Date Approved


Embargo Period


Document Type


Degree Name

M.A. Clinical Psychology




College of Science & Mathematics


Raiff, Bethany

Committee Member 1

Soreth, Michelle Ennis

Committee Member 2

Kirby, Kimberly C.


Behavior analysis, Cigarette use, Functional assessment, Smoking cessation


Nicotine addiction--Treatment


Psychiatry and Psychology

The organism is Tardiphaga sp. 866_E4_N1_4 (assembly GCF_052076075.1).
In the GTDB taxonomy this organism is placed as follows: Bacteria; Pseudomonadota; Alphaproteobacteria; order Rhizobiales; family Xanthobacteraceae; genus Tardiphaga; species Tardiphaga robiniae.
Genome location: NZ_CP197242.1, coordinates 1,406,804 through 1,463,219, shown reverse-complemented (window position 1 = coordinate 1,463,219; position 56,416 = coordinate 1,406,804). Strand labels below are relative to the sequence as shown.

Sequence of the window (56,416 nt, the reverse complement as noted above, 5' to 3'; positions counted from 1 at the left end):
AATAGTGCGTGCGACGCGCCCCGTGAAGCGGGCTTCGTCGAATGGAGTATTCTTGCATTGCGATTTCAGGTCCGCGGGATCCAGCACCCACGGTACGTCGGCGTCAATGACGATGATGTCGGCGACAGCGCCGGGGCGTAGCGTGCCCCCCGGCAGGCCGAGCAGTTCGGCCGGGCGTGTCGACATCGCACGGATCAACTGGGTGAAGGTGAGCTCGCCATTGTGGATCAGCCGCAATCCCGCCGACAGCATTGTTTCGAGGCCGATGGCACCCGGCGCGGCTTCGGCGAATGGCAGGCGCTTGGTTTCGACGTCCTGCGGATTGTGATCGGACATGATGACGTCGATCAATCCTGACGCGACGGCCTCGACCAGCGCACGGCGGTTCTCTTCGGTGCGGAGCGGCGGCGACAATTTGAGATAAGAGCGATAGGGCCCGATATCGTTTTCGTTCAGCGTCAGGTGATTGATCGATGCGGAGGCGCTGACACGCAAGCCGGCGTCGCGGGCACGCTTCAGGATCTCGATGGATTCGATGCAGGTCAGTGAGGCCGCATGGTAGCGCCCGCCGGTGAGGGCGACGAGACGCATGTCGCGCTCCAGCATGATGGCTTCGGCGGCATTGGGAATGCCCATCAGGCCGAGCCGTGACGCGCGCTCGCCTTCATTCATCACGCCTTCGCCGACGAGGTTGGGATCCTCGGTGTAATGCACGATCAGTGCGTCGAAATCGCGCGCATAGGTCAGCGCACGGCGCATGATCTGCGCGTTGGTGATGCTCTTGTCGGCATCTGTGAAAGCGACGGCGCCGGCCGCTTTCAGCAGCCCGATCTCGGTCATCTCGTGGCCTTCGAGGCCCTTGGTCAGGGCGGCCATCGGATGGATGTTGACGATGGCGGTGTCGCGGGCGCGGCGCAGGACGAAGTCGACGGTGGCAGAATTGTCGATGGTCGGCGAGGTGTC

Smoking is the leading cause of preventable death in the United States and imposes a substantial economic cost. Despite the well-established potential harm, relapse rates remain high during quit attempts. In the realm of applied behavior analysis, functional assessment has long been recognized as a reliable method to increase effectiveness of treatments for a variety of problem behaviors. Functional assessment may aid in designating targeted treatment for smokers based on the maintaining function(s) of the behavior. The current study (N = 414) sought to assess the reliability and validity of the Functional Assessment of Smoking for Treatment Recommendations (FASTR) and provide preliminary evidence towards a hypothesized factor structure. The full FASTR included five subscales derived from the field of functional behavior assessment: 1) Automatic Positive Reinforcement, 2) Social Positive Reinforcement, 3) Automatic Negative Reinforcement, 4) Social Negative Reinforcement, and 5) Antecedent Stimuli. The full battery of subscales was found to be adequately reliable and valid, with overall sample reliability coefficients ranging from alpha=0.69 to alpha=0.90. Confirmatory factor analysis of the 5-factor model produced acceptable fit indices (CFI = 0.908, TLI=0.896, RMSEA = 0.059, SRMR=0.071). A 5-factor model performed favorably across a number of fit indices, providing preliminary validity data. Further research should aim to replicate the observed factor structure in other samples and establish the clinical utility of the FASTR.